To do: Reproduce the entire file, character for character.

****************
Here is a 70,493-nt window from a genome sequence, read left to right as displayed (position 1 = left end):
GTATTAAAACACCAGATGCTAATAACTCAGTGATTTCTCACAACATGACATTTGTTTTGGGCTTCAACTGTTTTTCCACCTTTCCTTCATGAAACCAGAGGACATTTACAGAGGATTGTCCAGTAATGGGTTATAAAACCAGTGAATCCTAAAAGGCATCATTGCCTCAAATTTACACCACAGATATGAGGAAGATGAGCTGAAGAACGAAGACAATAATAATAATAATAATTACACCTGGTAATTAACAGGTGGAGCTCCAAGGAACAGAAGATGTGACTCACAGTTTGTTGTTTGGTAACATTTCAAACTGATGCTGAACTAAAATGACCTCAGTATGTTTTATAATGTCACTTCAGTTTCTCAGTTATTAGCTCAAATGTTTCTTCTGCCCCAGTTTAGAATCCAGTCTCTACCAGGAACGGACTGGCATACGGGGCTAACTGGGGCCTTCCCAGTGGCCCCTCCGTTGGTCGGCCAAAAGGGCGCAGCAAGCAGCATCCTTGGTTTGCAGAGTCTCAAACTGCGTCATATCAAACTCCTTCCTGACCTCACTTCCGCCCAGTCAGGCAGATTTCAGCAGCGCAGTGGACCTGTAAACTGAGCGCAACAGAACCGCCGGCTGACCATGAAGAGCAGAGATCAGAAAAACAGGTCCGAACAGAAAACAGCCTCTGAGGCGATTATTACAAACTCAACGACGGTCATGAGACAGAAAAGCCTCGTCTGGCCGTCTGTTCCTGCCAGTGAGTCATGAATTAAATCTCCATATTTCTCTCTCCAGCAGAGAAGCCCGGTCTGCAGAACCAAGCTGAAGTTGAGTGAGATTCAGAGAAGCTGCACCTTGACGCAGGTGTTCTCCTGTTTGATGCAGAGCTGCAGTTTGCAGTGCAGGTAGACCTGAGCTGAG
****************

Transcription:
Here is a 70,493-nt window from a genome sequence, read left to right as displayed (position 1 = left end):
GTATTAAAACACCAGATGCTAATAACTCAGTGATTTCTCACAACATGACATTTGTTTTGGGCTTCAACTGTTTTTCCACCTTTCCTTCATGAAACCAGAGGACATTTACAGAGGATTGTCCAGTAATGGGTTATAAAACCAGTGAATCCTAAAAGGCATCATTGCCTCAAATTTACACCACAGATATGAGGAAGATGAGCTGAAGAACGAAGACAATAATAATAATAATAATTACACCTGGTAATTAACAGGTGGAGCTCCAAGGAACAGAAGATGTGACTCACAGTTTGTTGTTTGGTAACATTTCAAACTGATGCTGAACTAAAATGACCTCAGTATGTTTTATAATGTCACTTCAGTTTCTCAGTTATTAGCTCAAATGTTTCTTCTGCCCCAGTTTAGAATCCAGTCTCTACCAGGAACGGACTGGCATACGGGGCTAACTGGGGCCTTCCCAGTGGCCCCTCCGTTGGTCGGCCAAAAGGGCGCAGCAAGCAGCATCCTTGGTTTGCAGAGTCTCAAACTGCGTCATATCAAACTCCTTCCTGACCTCACTTCCGCCCAGTCAGGCAGATTTCAGCAGCGCAGTGGACCTGTAAACTGAGCGCAACAGAACCGCCGGCTGACCATGAAGAGCAGAGATCAGAAAAACAGGTCCGAACAGAAAACAGCCTCTGAGGCGATTATTACAAACTCAACGACGGTCATGAGACAGAAAAGCCTCGTCTGGCCGTCTGTTCCTGCCAGTGAGTCATGAATTAAATCTCCATATTTCTCTCTCCAGCAGAGAAGCCCGGTCTGCAGAACCAAGCTGAAGTTGAGTGAGATTCAGAGAAGCTGCACCTTGACGCAGGTGTTCTCCTGTTTGATGCAGAGCTGCAGTTTGCAGTGCAGGTAGACCTGAGCTGAG